Trauma-based & Family Psychotherapy For Angry, Anxious, Depressed, and Frustrated Families

Ethnic Minority Mental Health: Why Cultural Competence Is Important

Ethnic Minority Mental Health Awareness MonthDid you know July is Minority Mental Health Awareness Month?

Sadly, a lot of people do not know this. This is not always intentional. Resources are scarce and the topic often gets buried beneath other topics including news.

But we can’t continue to ignore an issue that needs a lot of attention in today’s world.

This article will briefly discuss Ethnic Minority Mental Health Awareness Month.

It’s important to be mindful of the challenges of ethnic minorities when they are seeking mental health treatment. It’s even more important to be aware of their internalized feelings of inadequacy when seeking counseling. An understanding of their experience is needed in order to be of any real help.

The fields of psychotherapy and psychiatry have attempted (through training, mandatory job events, months of recognition, etc.) to incorporate an acceptance and awareness of the need for people of ALL colors and ethnic origin to consider, pursue, and stay in treatment.

 

What does “Cultural Competence” really mean?

Today’s research focuses exclusively on mental health professionals being mindful of cultural competence ( i.e., a sensitivity to the culture and issues of an ethnic group). But cultural competence isn’t just for people who aren’t considered a minority. It is also for individuals who have absolutely no interest in understanding the emotional and psychological experience of another culture. Interestingly, I too have to be reminded of the challenges my cultures (African American, Native American/American Indian, German) experience when it comes to mental health.

Cultural competence includes an array of skills necessary to empathize with and fully understand the needs of individuals from other cultures. For example, it may be difficult for a clinician to understand why a young Native American male would rather engage in indigenous healing practices such as the Shaman healing ritual as opposed to seeking medical attention for bipolar disorder and an alcohol addiction.

 

Why Some Cultures Never Reach Out For Help

It isn’t uncommon for an African American, Hispanic (Latina/Latino), or Native American male to refuse counseling in favor of abusing illegal substances and other street drugs to cope with major depressive disorder. It is much easier (and not so emotionally and psychologically “unsafe”) to use drugs to self-medicate rather than accept help from a professional. Although there are a variety of reasons for this, the major reason seems to be mistrust and fear.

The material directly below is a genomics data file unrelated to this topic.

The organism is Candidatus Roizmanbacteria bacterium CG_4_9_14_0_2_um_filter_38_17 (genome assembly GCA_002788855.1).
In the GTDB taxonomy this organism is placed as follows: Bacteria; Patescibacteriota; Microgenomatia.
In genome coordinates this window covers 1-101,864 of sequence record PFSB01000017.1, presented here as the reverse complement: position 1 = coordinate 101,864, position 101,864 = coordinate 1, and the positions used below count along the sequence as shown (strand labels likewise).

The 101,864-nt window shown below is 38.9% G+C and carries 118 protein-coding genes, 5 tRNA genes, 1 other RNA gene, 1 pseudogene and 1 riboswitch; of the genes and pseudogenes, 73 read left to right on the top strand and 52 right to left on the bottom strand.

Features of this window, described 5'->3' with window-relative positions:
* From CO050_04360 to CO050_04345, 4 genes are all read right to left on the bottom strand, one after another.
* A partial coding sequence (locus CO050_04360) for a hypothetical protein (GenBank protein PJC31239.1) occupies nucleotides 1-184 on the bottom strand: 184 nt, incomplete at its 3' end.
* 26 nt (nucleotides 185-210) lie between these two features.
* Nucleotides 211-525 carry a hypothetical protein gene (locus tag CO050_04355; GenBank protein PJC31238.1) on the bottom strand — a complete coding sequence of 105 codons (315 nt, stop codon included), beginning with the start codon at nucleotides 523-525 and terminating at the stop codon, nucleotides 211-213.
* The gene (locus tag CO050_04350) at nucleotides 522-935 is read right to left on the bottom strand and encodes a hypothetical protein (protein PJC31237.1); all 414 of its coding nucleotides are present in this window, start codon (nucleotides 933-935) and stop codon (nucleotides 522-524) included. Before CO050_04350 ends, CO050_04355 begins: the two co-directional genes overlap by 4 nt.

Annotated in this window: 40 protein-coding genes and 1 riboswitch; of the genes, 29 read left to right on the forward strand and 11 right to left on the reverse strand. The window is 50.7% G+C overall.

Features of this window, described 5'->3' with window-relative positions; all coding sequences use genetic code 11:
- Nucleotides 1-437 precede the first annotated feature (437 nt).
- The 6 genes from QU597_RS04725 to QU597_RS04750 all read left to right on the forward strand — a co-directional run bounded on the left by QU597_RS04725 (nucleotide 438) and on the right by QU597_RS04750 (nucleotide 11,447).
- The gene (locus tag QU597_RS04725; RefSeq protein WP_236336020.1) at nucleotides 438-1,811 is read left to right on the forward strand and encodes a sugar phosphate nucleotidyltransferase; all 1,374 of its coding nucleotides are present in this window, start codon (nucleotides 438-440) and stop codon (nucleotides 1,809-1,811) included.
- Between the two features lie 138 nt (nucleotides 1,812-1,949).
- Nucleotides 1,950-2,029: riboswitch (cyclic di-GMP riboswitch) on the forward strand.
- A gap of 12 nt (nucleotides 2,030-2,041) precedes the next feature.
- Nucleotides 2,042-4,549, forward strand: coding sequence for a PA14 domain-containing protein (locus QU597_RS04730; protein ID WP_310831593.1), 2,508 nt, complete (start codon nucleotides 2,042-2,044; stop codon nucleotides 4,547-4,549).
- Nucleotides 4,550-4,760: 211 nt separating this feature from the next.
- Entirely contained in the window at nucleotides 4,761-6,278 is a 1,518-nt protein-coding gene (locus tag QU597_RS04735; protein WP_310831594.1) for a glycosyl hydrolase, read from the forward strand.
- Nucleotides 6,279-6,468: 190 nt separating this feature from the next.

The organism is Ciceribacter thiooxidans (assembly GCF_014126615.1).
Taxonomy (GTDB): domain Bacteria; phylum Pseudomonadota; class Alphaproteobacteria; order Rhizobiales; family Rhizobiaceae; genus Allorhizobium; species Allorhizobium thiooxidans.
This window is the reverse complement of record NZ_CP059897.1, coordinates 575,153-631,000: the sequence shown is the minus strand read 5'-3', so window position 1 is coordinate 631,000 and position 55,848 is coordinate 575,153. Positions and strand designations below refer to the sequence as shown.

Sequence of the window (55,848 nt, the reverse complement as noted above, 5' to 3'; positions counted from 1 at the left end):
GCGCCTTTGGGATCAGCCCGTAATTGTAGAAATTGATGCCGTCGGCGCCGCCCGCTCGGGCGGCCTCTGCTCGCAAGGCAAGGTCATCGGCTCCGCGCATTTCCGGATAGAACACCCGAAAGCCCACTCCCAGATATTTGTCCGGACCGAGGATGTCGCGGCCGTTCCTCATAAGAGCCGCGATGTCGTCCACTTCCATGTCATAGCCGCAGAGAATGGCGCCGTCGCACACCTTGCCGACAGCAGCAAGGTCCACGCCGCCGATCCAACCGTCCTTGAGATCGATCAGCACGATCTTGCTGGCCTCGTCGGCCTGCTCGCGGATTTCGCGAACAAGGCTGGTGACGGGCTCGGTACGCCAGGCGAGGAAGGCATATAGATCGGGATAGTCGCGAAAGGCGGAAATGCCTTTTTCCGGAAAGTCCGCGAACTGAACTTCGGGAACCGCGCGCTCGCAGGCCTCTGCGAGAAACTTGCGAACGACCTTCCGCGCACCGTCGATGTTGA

As many mental health professionals will recall, the field of psychiatry/Counseling was historically dominated by White, middle-class males. It was difficult for females and people of color to enter the field and be respected. Sadly, a lot of ethnic minorities believe the field of psychiatry and counseling are still this way.

 

Mental health, Trauma, & Ethnic Minorities

Because of unresolved trauma and fear of oppression, mental health professionals must be culturally competent and willing/ready to respond to whoever needs their help. In this video, I discuss trauma from a cultural perspective including reasons for why people of color rarely seek help.

 

As always, I wish you well

   
As always, I wish you well
Tàmara 
 
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*CORONA VIRUS UPDATE1050 Lincoln Way, Ste 1 - Pittsburgh PA

As we get closer to the middle of May states across the nation are passing laws, reducing restrictions, and enacting new regulations to help support the transition from stay-at-home orders to the normal flow of life again.

Unfortunately, Gov. Wolf hasn't reduced the mask wearing restrictions in Allegheny County. However, he has announced most of Western PA will be moving to the yellow phase beginning May 15. This means that we can slowly regain some normalcy.

But until the mask wearing restrictions are reduced or eliminated Anchored Child & Family Counseling will remain closed. I will be making small transitions back to the office over the course of summer and seeing some clients in-person based on need.The office will be open starting June 17, 2020 with the goal of remaining open until/if state laws change in response to Corona virus restrictions.

In the meantime, I will be continuing teletherapy sessions until mid-June. My office assistant and I will be monitoring your insurance policy to ensure that you will be covered for teletherapy and that your copayments will be waived. At this time, it appears that all major insurance companies (UPMC, Highmark, Aetna, Optum/United, and Cigna) are continuing to provide coverage for teletherapy.

Please check www.anchoredinknowledge.com (the practice website) for updates and my business facebook page at: https://www.facebook.com/anchoredchild.

Please continue to stay safe!
Thank you

Tamara

Támara Hill, MS, NCC, CCTP, LPC

Licensed Child & Family Therapist
National Board Certified Counselor
Internationally Certified Trauma Therapist

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